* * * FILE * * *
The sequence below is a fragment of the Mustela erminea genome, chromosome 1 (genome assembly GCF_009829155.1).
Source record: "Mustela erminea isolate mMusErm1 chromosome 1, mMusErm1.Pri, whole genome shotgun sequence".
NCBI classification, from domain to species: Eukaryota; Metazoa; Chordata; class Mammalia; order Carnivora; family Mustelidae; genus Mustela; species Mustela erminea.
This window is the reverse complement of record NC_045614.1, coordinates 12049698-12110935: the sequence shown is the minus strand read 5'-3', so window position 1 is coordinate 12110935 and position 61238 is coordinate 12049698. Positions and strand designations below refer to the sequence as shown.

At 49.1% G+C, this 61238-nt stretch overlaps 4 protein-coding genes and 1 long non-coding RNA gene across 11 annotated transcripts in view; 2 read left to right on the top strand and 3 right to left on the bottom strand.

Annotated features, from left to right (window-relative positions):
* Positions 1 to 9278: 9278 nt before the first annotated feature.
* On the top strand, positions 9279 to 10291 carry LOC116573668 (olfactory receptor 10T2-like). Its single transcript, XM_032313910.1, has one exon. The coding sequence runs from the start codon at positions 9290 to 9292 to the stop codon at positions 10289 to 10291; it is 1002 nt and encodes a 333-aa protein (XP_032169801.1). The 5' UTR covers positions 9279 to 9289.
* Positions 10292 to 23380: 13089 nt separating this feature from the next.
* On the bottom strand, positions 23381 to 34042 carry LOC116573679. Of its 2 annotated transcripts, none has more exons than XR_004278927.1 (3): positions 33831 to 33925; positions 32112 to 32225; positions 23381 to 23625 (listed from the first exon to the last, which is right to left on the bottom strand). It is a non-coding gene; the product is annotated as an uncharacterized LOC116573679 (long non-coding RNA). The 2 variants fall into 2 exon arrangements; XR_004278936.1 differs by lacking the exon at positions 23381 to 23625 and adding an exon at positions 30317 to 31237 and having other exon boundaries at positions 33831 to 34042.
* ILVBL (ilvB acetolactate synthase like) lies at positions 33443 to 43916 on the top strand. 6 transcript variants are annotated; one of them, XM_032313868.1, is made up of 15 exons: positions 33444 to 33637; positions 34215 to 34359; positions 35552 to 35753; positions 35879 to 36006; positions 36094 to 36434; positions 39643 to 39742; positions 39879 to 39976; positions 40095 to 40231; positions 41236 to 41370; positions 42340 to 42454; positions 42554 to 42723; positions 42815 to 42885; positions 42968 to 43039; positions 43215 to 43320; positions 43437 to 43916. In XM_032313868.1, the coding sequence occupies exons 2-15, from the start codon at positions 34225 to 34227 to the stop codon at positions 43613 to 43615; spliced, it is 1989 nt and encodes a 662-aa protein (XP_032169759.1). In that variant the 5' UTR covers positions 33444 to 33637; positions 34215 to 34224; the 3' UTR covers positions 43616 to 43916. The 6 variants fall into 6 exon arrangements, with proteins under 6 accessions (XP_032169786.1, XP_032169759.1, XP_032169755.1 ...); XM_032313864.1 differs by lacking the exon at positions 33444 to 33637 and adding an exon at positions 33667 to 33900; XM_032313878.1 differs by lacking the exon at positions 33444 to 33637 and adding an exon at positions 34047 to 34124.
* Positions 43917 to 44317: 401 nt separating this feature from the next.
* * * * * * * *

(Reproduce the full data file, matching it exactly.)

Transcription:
The sequence below is a fragment of the Mustela erminea genome, chromosome 1 (genome assembly GCF_009829155.1).
Source record: "Mustela erminea isolate mMusErm1 chromosome 1, mMusErm1.Pri, whole genome shotgun sequence".
NCBI classification, from domain to species: Eukaryota; Metazoa; Chordata; class Mammalia; order Carnivora; family Mustelidae; genus Mustela; species Mustela erminea.
This window is the reverse complement of record NC_045614.1, coordinates 12049698-12110935: the sequence shown is the minus strand read 5'-3', so window position 1 is coordinate 12110935 and position 61238 is coordinate 12049698. Positions and strand designations below refer to the sequence as shown.

At 49.1% G+C, this 61238-nt stretch overlaps 4 protein-coding genes and 1 long non-coding RNA gene across 11 annotated transcripts in view; 2 read left to right on the top strand and 3 right to left on the bottom strand.

Annotated features, from left to right (window-relative positions):
* Positions 1 to 9278: 9278 nt before the first annotated feature.
* On the top strand, positions 9279 to 10291 carry LOC116573668 (olfactory receptor 10T2-like). Its single transcript, XM_032313910.1, has one exon. The coding sequence runs from the start codon at positions 9290 to 9292 to the stop codon at positions 10289 to 10291; it is 1002 nt and encodes a 333-aa protein (XP_032169801.1). The 5' UTR covers positions 9279 to 9289.
* Positions 10292 to 23380: 13089 nt separating this feature from the next.
* On the bottom strand, positions 23381 to 34042 carry LOC116573679. Of its 2 annotated transcripts, none has more exons than XR_004278927.1 (3): positions 33831 to 33925; positions 32112 to 32225; positions 23381 to 23625 (listed from the first exon to the last, which is right to left on the bottom strand). It is a non-coding gene; the product is annotated as an uncharacterized LOC116573679 (long non-coding RNA). The 2 variants fall into 2 exon arrangements; XR_004278936.1 differs by lacking the exon at positions 23381 to 23625 and adding an exon at positions 30317 to 31237 and having other exon boundaries at positions 33831 to 34042.
* ILVBL (ilvB acetolactate synthase like) lies at positions 33443 to 43916 on the top strand. 6 transcript variants are annotated; one of them, XM_032313868.1, is made up of 15 exons: positions 33444 to 33637; positions 34215 to 34359; positions 35552 to 35753; positions 35879 to 36006; positions 36094 to 36434; positions 39643 to 39742; positions 39879 to 39976; positions 40095 to 40231; positions 41236 to 41370; positions 42340 to 42454; positions 42554 to 42723; positions 42815 to 42885; positions 42968 to 43039; positions 43215 to 43320; positions 43437 to 43916. In XM_032313868.1, the coding sequence occupies exons 2-15, from the start codon at positions 34225 to 34227 to the stop codon at positions 43613 to 43615; spliced, it is 1989 nt and encodes a 662-aa protein (XP_032169759.1). In that variant the 5' UTR covers positions 33444 to 33637; positions 34215 to 34224; the 3' UTR covers positions 43616 to 43916. The 6 variants fall into 6 exon arrangements, with proteins under 6 accessions (XP_032169786.1, XP_032169759.1, XP_032169755.1 ...); XM_032313864.1 differs by lacking the exon at positions 33444 to 33637 and adding an exon at positions 33667 to 33900; XM_032313878.1 differs by lacking the exon at positions 33444 to 33637 and adding an exon at positions 34047 to 34124.
* Positions 43917 to 44317: 401 nt separating this feature from the next.